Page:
• NurseyPunk

    I think those words are being interpreted the wrong way because they came out a little confused.
    Lady GaGa is an independent women and is very open about being strong and enjoying sex, so I don’t think she’s saying here’s a dichotomy there. That would be hypocritical.
    I think what she was saying was that you don’t have to depend on having sex, (and by extension, other people) to be “cool”. Ideally, sex should be something you enjoy when you’re ready, not something you feel pressured to have just to be popular or be accepted. Both girls and guys feel that pressure.
    Again, it came out a little confused.

  • cattrack2

    Agreed. The 1st thing that came to mind was, on one hand she poses on a magazine cover dressed in BDSM gear & a strap on dildo, but on the other hand she advocates celibacy. Talk about mixed messages.

  • christeenie

    I always see Lady Gaga and Cyndi Lauper use make-up for fun and fanciful purposes (ie. crazy costumes) rather than to just make themselves look more attractive.
    I think that because of their self-esteem, they feel confident enough to use bold make up, outlandish costumes, and crazy hair colors- sometimes even when they know it will make them appear less “traditionally” attractive.

  • genericjanedoe

    I agree…that term always rubs me the wrong way. As a former sexual health educator for young women, I got the question “How do you know you’re ready for sex?” ALL the time. I answered in the way you’ve laid out here. Girls knew they were supposed to wait until they were “ready.” So many adults told them that. But they didn’t explain to them what “ready” meant.
    I think it started as a more progressive alternative to saying “Wait until you’re married!” But without the details that explain what exactly “ready” means, it’s just as useless as the “Wait until you’re married” answer.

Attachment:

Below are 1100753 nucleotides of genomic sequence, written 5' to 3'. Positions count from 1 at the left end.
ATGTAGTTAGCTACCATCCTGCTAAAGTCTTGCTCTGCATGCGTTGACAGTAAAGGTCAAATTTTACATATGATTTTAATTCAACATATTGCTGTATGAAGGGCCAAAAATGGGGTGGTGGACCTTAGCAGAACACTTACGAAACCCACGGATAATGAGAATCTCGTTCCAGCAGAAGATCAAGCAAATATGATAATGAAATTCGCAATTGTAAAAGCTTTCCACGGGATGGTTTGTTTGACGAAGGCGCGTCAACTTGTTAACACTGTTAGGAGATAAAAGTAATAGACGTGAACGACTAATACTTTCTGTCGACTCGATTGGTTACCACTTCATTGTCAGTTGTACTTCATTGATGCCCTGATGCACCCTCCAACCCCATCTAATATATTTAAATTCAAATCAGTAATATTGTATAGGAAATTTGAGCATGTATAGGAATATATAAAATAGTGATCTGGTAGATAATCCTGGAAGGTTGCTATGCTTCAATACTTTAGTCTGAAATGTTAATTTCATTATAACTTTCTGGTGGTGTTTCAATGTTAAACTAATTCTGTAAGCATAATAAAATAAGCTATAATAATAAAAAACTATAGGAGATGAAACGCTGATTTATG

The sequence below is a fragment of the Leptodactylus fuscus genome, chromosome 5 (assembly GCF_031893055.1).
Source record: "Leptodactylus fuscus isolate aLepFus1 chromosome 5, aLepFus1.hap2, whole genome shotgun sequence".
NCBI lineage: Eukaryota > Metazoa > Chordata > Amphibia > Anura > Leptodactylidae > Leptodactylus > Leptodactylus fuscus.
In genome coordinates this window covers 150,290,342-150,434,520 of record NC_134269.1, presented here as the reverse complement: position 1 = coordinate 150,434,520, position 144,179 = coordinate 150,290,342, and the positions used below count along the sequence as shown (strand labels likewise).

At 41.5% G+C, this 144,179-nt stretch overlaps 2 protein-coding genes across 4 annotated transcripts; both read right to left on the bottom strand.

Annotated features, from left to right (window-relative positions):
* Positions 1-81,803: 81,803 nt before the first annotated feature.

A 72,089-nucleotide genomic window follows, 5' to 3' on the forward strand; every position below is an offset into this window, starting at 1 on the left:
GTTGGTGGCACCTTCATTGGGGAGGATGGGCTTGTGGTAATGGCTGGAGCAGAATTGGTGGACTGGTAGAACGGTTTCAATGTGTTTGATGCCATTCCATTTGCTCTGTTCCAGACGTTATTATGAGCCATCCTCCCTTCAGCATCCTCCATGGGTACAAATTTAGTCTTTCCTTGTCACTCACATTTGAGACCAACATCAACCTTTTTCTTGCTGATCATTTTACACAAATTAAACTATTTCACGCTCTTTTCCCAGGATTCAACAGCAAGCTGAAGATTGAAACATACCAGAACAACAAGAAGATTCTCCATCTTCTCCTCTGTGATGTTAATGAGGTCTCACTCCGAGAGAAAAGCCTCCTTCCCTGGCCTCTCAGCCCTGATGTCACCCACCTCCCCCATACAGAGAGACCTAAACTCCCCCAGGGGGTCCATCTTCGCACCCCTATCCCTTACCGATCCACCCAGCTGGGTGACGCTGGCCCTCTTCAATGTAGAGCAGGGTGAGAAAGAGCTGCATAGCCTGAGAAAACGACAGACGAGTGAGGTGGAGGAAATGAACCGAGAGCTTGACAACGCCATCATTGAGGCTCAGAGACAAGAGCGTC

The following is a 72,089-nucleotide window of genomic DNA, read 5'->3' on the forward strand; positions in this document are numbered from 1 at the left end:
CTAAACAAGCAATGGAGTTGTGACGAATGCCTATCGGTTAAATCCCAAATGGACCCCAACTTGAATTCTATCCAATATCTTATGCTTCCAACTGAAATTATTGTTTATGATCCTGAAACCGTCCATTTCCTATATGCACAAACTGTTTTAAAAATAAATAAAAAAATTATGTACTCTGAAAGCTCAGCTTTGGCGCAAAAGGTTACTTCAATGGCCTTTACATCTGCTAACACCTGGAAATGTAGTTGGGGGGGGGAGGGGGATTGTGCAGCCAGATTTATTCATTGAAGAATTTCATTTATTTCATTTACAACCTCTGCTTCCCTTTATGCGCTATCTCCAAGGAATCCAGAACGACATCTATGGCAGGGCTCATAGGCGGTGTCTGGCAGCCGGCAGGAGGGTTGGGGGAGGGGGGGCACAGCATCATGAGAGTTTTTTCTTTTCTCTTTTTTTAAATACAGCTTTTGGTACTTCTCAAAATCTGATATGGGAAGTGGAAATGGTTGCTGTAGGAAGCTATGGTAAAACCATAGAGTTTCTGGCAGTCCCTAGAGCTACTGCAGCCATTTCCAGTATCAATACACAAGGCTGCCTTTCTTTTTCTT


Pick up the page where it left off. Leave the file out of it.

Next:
• genericjanedoe

    Or she says this about her album covers:
    “My album covers are not sexual at all, which was an issue at my record label. I fought for months, and I cried at meetings. They didn’t think the photos were commercial enough…The last thing a young woman needs is another picture of a sexy pop star writhing in sand, covered in grease, touching herself.”
    But then, there’s, ya know, every other picture of her.

  • MzFitz

    I’d like to think she misspoke, and didn’t mean that sex and independence/strength are mutually exclusive. Regardless of what she meant, I seriously doubt that this is what she meant.
    As a recovering Catholic, I seriously hope that she doesn’t start to embrace the RCC. Otherwise I’m going to have to sell my ticket for September…

  • syndella

    Must we pick everything everyone says apart, raking thru it with a fine-toothed comb? She’s telling girls that just because everyone else is having sex, and just because it’s the cool thing to do, doesn’t mean you have to do it. THE HORROR.

  • winniemcgovens

    AMEN! I don’t understand why sex ed classes don’t discuss healthy relationships and what you should think about to decide whether or not you are really ready to have sex with someone.

  • norbizness

    It’s like some sorta 21st century Seneca Falls Convention.

  • imtheidealist

    I get that GAGA is trying to good. Safe sex (ya!) Sort of empowerment. But words ARE IMPORTANT. So when you pit independent/strong against having a lot of sex, aren’t you doing the same thing as peer pressure did to teenagers. Forcing us to adhere to pressures of society.
    Have sex, don’t have sex. Act this way. If you have sex you should be shamed. Its either the virgin or the vamp. We can’t be anything else in this culture.
    So while lady gaga, at what 23 and not a particular women’s rights activist by trade, probably didn’t mean for us to pick apart her statement with such depth. WORDS MATTER.

  • imtheidealist

    I get that GAGA is trying to good. Safe sex (ya!) Sort of empowerment. But words ARE IMPORTANT. So when you pit independent/strong against having a lot of sex, aren’t you doing the same thing as peer pressure did to teenagers. Forcing us to adhere to pressures of society.